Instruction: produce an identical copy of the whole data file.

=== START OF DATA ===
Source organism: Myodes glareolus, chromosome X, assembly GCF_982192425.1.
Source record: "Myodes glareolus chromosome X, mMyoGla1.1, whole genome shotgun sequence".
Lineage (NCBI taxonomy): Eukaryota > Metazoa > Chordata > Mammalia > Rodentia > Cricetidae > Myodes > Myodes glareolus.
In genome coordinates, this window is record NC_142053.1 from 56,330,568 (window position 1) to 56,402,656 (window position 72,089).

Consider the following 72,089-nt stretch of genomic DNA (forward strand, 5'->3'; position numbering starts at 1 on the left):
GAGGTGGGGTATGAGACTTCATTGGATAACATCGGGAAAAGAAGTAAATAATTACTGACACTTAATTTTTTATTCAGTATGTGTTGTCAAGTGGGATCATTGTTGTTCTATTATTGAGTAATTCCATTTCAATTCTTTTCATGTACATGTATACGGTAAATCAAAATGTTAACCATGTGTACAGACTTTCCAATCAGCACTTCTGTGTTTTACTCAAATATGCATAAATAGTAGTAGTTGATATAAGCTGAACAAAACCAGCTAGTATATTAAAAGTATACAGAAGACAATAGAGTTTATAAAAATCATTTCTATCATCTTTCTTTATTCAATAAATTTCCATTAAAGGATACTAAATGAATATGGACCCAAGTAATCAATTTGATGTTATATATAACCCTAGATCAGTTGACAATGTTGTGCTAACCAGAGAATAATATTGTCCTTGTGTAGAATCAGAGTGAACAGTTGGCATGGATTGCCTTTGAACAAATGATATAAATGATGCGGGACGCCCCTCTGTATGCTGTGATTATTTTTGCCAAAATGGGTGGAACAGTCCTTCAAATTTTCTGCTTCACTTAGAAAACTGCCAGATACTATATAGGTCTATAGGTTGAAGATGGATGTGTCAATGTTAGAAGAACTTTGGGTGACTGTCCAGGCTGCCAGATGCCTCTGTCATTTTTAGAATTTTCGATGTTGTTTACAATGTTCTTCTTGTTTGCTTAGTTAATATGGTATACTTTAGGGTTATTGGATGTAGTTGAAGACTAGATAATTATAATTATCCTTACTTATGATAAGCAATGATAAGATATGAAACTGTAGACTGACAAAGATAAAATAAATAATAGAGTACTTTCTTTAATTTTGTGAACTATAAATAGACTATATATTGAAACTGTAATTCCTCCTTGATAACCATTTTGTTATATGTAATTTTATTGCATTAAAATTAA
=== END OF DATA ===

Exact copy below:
Source organism: Myodes glareolus, chromosome X, assembly GCF_982192425.1.
Source record: "Myodes glareolus chromosome X, mMyoGla1.1, whole genome shotgun sequence".
Lineage (NCBI taxonomy): Eukaryota > Metazoa > Chordata > Mammalia > Rodentia > Cricetidae > Myodes > Myodes glareolus.
In genome coordinates, this window is record NC_142053.1 from 56,330,568 (window position 1) to 56,402,656 (window position 72,089).

Consider the following 72,089-nt stretch of genomic DNA (forward strand, 5'->3'; position numbering starts at 1 on the left):
GAGGTGGGGTATGAGACTTCATTGGATAACATCGGGAAAAGAAGTAAATAATTACTGACACTTAATTTTTTATTCAGTATGTGTTGTCAAGTGGGATCATTGTTGTTCTATTATTGAGTAATTCCATTTCAATTCTTTTCATGTACATGTATACGGTAAATCAAAATGTTAACCATGTGTACAGACTTTCCAATCAGCACTTCTGTGTTTTACTCAAATATGCATAAATAGTAGTAGTTGATATAAGCTGAACAAAACCAGCTAGTATATTAAAAGTATACAGAAGACAATAGAGTTTATAAAAATCATTTCTATCATCTTTCTTTATTCAATAAATTTCCATTAAAGGATACTAAATGAATATGGACCCAAGTAATCAATTTGATGTTATATATAACCCTAGATCAGTTGACAATGTTGTGCTAACCAGAGAATAATATTGTCCTTGTGTAGAATCAGAGTGAACAGTTGGCATGGATTGCCTTTGAACAAATGATATAAATGATGCGGGACGCCCCTCTGTATGCTGTGATTATTTTTGCCAAAATGGGTGGAACAGTCCTTCAAATTTTCTGCTTCACTTAGAAAACTGCCAGATACTATATAGGTCTATAGGTTGAAGATGGATGTGTCAATGTTAGAAGAACTTTGGGTGACTGTCCAGGCTGCCAGATGCCTCTGTCATTTTTAGAATTTTCGATGTTGTTTACAATGTTCTTCTTGTTTGCTTAGTTAATATGGTATACTTTAGGGTTATTGGATGTAGTTGAAGACTAGATAATTATAATTATCCTTACTTATGATAAGCAATGATAAGATATGAAACTGTAGACTGACAAAGATAAAATAAATAATAGAGTACTTTCTTTAATTTTGTGAACTATAAATAGACTATATATTGAAACTGTAATTCCTCCTTGATAACCATTTTGTTATATGTAATTTTATTGCATTAAAATTAA